Views of State Courts Leaders and Key Stakeholders on Issues and Trends Affecting State Courts*

Article excerpt

One of the difficulties of specialization is that experts in different fields may become so idiosyncratic in their focus and methods that they miss the opportunity to learn from those outside their specialty areas. The differences in perspectives between those who lead and manage the operation of state courts and those who study the operation of state courts as academic social scientists is an example of this problem. Judges and court managers face daily pressures to see that cases are decided justly and promptly, with prudent use of finite resources. Social- science scholars, on the other hand, face constant pressures to publish to achieve tenure and maintain professional status. This may often cause a focus on narrow issues considered most pressing or most immediately relevant to other specialists in the same field. This leads judges and court managers in one direction, to focus on the state of their dockets and their interactions with such other stakeholders as lawyers and elected officials. It leads social-science scholars toward critical analysis of recent work by colleagues and an effort to demonstrate appropriate methodological rigor, with the unfortunate consequence at times that their work products may become opaque, impenetrable, and potentially irrelevant to judges and court managers.

To the extent that social scientists studying state courts wish to make their work relevant to a wider authence, it is worthwhile to learn about the components and implications of broad issues and trends that are most important to such state court leaders as chief justices, trial judges, and state and trial court administrators, as well as such key stakeholders as general counsel for large corporations and other lawyers. This article presents highlights from the results of an annual survey of constituents conducted in February 2008 by the National Center for State Courts (NCSC) . Although the survey was not conducted under rigorous methodological controls, the responses from state court stakeholders should be instructive for social scientists.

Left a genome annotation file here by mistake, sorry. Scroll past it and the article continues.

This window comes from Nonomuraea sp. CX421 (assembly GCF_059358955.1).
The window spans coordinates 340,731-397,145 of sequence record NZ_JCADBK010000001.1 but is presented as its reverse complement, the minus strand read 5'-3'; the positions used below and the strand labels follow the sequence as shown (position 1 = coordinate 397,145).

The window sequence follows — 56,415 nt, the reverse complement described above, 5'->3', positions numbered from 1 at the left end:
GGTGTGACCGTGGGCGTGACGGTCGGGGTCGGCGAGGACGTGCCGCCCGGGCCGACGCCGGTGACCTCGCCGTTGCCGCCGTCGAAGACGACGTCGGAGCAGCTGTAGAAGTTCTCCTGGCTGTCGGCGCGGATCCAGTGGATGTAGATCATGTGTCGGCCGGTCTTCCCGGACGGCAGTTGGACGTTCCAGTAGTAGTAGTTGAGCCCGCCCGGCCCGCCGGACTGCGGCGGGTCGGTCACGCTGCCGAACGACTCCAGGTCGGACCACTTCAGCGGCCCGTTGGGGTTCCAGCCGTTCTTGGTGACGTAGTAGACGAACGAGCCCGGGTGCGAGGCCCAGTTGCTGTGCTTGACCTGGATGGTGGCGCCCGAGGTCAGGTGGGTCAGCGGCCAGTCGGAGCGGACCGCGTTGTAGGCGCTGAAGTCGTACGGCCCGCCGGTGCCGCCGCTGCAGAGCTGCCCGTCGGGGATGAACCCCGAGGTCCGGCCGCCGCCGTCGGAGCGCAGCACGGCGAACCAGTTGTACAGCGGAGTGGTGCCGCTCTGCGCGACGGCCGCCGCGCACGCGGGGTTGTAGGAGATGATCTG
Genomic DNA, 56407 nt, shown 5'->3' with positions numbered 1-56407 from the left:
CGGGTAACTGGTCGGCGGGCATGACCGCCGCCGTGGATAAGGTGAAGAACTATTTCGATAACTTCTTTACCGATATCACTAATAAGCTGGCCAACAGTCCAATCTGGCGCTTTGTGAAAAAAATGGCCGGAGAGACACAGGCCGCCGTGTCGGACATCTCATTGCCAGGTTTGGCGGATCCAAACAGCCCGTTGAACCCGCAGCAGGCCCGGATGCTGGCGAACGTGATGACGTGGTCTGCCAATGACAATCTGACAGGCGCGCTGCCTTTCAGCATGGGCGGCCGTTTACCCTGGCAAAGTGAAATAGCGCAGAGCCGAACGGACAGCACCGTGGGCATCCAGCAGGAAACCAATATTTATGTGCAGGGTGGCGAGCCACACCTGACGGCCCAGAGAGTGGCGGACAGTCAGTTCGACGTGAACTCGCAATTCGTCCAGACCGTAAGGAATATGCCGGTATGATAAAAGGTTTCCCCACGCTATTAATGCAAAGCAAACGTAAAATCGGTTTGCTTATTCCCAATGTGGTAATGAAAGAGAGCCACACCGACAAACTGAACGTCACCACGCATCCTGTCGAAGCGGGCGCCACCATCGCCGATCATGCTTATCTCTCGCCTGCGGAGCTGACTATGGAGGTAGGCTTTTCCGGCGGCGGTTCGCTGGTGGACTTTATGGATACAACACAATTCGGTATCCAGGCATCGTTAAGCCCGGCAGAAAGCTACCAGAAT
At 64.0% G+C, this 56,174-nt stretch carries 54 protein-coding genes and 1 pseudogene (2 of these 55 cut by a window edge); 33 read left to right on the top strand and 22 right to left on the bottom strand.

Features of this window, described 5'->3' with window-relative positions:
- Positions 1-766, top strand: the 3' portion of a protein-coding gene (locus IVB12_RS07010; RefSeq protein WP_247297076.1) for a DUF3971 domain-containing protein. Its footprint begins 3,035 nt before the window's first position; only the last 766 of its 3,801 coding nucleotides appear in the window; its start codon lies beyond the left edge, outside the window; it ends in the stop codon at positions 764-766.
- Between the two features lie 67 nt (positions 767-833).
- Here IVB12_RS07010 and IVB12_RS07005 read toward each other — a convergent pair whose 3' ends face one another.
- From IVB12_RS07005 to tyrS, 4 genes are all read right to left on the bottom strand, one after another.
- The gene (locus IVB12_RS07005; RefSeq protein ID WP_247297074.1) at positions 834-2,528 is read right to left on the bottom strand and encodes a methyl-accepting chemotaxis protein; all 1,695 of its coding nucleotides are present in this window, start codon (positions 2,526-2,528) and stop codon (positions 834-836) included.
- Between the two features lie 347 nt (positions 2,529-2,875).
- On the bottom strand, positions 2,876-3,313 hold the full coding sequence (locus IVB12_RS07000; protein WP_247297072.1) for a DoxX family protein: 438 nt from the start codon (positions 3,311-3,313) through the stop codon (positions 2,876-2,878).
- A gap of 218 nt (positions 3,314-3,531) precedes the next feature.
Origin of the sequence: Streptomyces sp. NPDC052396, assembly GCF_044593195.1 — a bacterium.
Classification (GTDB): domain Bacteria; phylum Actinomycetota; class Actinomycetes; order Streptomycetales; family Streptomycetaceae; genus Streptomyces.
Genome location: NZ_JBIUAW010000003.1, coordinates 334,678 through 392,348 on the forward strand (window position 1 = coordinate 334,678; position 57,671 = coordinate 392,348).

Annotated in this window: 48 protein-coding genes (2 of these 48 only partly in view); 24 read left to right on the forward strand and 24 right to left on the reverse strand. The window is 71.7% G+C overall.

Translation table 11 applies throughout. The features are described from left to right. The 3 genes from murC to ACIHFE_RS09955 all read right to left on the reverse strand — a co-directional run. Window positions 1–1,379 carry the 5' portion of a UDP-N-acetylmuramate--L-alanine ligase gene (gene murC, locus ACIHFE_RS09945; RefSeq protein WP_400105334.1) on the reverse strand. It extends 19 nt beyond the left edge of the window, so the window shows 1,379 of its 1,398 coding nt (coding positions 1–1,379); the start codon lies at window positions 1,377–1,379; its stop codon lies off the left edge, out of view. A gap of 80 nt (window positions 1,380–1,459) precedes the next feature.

To remain relevant to its constituents, the National Center conducts a survey each year to identify the priorities of those constituents. The results of this survey are then used by NCSC in a planning process that identifies major organizational initiatives.

The 2008 National Center survey was sent to members of fifteen constituent groups.1 It identified twelve major issues and trends affecting the operation of state courts, as well as components of those issues or trends and their implications for society and state courts. For example, it identified "The Accelerating Pace of Globalization" as a trend, with such sub-issues as "pervasive information connectivity," "révaluation of the concepts of jurisdiction and venue," and "global travel, crime, and legal practices." Survey respondents were asked to indicate the priority of each overall issue with regard to the relevance, magnitude, and urgency it creates for the administtation of justice in the state courts. They were also asked to indicate the priority of each sub-issue.

Next, the survey instrument listed some of the implications of each overall issue. For example, the implications of globalization include outsourcing of work; knowledge transfer to other countries; increases in multiparty litigation; requests by foreign attorneys for temporary practice authority; and increased cultural competency issues. Survey respondents were asked to indicate how important each of these implications is, adding any other implications they might see. In the final part of the survey, it asked respondents to identify any actions that the courts and NCSC should take to address the issues or implications.


There were 397 survey respondents, with 21 replies from the National Center's Board of Directors. Other respondents included state court chief justices (17), state court administrators (31), members of the American Judges Association (41), state-level court IT officers (16), members of the National Association for Court Management (203), and members of the National Conference of Appellate Court Clerks (20). …